Please… step back and look at the big picture here. WE SHOULD ALL, EVERY ONE OF US PILOTS, BELONG TO AOPA AND “GET INVOLVED”. We need to develop a strong sense of community and joint purpose, and nobody’s doing it better than AOPA.

    As far as AOPA dropping the “Summits”, I for one am extremely sad to see them go. Because of the reasons many have mentioned, primarily cost, I have only been able to attend three of them, which were two in Long Beach and the one in Palm Springs. I greatly enjoyed volunteering in Palm Springs last year (I’d have been happy to do it for no compensation at all), and saved the cost of attending in the process. It was a GREAT experience. Any opportunity to meet with other members of our aviation community makes for a great day. But the presence of so many vendors and the availability of so much information in one place at one time is absolutely incredibly great.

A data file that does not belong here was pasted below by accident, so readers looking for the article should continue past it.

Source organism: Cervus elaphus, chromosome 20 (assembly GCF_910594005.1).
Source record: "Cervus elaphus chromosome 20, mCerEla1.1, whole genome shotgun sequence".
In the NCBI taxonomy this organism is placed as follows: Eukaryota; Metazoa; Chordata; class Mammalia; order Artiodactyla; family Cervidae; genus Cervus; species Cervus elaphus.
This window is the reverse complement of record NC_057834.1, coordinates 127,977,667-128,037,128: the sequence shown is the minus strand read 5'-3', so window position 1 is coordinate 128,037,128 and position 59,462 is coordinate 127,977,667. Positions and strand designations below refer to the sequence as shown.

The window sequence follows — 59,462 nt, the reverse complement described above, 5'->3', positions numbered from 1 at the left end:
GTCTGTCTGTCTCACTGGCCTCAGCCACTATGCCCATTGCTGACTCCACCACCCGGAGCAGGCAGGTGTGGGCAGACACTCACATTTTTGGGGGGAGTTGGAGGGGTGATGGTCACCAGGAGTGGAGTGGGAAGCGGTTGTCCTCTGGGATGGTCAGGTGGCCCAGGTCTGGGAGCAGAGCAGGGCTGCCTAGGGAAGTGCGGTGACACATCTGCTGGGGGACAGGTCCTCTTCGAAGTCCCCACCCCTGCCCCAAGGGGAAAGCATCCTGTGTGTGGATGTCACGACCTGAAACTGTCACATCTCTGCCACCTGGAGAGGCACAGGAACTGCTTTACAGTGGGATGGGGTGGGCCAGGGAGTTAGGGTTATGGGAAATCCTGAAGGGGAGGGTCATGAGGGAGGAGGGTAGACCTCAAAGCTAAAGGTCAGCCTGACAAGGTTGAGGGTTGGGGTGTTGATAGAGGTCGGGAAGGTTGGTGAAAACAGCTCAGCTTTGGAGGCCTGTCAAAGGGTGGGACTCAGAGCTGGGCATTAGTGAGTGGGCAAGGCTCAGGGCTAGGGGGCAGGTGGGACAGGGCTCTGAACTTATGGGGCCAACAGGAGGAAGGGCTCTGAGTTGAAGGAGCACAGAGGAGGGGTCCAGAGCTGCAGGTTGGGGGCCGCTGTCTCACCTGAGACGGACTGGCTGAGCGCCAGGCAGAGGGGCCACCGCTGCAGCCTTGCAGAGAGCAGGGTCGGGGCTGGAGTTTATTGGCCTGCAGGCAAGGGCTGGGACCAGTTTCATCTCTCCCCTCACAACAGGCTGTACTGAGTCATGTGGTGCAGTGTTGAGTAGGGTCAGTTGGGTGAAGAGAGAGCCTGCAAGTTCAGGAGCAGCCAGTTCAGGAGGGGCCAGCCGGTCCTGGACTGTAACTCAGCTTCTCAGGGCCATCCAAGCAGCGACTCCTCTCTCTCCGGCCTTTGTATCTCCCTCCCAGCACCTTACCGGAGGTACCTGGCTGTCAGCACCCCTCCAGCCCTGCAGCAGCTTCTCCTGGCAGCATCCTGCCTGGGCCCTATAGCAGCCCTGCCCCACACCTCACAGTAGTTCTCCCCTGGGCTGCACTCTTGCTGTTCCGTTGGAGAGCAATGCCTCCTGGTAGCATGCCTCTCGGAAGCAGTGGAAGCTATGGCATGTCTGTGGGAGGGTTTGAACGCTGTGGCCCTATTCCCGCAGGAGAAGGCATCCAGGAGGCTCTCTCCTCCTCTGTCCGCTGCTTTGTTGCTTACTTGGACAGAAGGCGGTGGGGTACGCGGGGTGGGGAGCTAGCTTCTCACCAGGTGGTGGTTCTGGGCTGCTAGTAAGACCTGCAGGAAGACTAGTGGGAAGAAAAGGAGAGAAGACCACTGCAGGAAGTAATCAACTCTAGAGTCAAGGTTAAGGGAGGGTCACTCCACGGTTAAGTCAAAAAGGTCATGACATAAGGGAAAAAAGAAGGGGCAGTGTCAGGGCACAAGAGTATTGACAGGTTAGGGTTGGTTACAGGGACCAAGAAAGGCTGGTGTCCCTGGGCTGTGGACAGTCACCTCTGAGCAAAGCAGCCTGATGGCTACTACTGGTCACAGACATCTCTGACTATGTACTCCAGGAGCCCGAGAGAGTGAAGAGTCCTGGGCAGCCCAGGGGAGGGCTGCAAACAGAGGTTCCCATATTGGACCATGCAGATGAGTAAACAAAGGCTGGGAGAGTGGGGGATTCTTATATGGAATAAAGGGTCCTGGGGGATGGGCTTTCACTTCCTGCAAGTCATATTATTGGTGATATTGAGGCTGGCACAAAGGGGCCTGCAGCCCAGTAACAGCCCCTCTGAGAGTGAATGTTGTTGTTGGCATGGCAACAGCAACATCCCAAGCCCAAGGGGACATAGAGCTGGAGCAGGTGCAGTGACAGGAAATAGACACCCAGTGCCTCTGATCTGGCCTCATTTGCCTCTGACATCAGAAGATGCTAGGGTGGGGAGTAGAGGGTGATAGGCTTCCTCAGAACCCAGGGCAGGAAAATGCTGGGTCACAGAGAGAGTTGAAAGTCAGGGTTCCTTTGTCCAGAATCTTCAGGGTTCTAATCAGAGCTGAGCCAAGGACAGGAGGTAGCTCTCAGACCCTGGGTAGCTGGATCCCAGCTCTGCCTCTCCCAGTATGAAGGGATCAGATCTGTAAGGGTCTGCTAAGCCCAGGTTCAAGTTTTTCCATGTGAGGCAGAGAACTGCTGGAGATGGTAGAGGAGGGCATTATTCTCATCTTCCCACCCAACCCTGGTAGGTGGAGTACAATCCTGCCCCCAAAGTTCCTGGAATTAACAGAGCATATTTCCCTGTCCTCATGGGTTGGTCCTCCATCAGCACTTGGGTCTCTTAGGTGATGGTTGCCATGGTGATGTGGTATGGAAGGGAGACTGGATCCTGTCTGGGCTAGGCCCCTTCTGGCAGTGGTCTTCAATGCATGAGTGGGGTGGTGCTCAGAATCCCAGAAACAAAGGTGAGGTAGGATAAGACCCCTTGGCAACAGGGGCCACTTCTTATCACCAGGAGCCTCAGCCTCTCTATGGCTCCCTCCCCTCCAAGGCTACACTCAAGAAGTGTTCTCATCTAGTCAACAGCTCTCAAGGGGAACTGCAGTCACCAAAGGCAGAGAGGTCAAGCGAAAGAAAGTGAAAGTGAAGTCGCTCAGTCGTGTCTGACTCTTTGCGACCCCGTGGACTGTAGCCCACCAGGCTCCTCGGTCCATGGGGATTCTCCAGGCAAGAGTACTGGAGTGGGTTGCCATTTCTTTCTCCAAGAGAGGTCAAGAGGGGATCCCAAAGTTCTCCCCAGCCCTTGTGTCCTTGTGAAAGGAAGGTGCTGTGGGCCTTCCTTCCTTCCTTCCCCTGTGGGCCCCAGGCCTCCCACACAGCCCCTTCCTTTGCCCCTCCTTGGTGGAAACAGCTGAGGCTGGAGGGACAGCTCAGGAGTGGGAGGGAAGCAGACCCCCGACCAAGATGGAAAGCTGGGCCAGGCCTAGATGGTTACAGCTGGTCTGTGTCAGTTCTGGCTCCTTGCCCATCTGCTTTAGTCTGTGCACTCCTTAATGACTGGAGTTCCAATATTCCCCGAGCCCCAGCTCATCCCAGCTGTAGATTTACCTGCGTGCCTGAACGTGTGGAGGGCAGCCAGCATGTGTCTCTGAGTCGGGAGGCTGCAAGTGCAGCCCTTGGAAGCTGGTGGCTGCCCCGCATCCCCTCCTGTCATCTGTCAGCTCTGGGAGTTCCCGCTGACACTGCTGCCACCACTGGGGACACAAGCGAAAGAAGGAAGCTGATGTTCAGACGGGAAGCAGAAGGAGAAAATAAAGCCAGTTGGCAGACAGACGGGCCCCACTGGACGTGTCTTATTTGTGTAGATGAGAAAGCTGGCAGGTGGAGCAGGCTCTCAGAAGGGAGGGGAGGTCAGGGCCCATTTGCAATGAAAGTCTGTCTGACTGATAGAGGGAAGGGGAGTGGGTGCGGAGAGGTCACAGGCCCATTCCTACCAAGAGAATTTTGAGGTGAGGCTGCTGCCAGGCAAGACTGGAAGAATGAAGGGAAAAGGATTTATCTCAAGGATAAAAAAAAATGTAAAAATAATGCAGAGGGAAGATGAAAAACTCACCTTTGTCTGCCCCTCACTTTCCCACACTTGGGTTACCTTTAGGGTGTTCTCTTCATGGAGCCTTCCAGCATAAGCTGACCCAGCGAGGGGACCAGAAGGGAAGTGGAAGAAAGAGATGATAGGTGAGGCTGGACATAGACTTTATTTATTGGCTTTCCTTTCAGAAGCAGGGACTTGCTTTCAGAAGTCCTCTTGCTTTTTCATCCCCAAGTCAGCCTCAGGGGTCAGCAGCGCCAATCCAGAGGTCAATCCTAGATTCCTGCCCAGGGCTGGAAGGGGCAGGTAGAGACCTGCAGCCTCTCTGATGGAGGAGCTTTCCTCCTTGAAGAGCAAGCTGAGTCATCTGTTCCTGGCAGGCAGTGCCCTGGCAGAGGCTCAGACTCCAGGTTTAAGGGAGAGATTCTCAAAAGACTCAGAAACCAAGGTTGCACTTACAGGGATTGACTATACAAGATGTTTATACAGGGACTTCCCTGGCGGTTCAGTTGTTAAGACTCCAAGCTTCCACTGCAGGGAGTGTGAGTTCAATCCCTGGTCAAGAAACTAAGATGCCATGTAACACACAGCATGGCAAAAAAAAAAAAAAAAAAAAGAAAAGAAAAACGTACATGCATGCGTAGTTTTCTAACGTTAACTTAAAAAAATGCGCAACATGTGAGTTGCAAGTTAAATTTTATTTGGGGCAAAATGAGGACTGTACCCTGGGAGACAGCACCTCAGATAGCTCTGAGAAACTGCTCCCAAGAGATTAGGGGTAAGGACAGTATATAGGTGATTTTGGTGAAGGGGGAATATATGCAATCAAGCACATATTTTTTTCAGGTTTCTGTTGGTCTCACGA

I also agree that we need more “grass roots” efforts to bring our community members (aviation and others) together, so the “town hall” type, at-the-airport meetings are a great idea as well. The value of the direct person-to-person contact of the smaller groups is probably impossible to duplicate in any other format.

    I, for one, really hope we’ll be able to find the ways to accomplish BOTH types of get-togethers. We definitely need to build the numbers and strength of our Aviation Community!

  7. Perer says

    And I hope that the new AOPA will stop to award free aircrafts to airline pilots who will sell these the day after.
    I hope to see a non pilot or a school winner of the promotional dream generator AOPA gifts.
    Moreover let see how the new AOPA will be able to talk to a young generation who in ordere to achieve an airline job that will pay 30k/year will still have to invest 300,000 in training.
    EAA is the affordable next GA future and unitll somebody will put a pair of wing to a Prius GA will continue to decline.

    • Rich says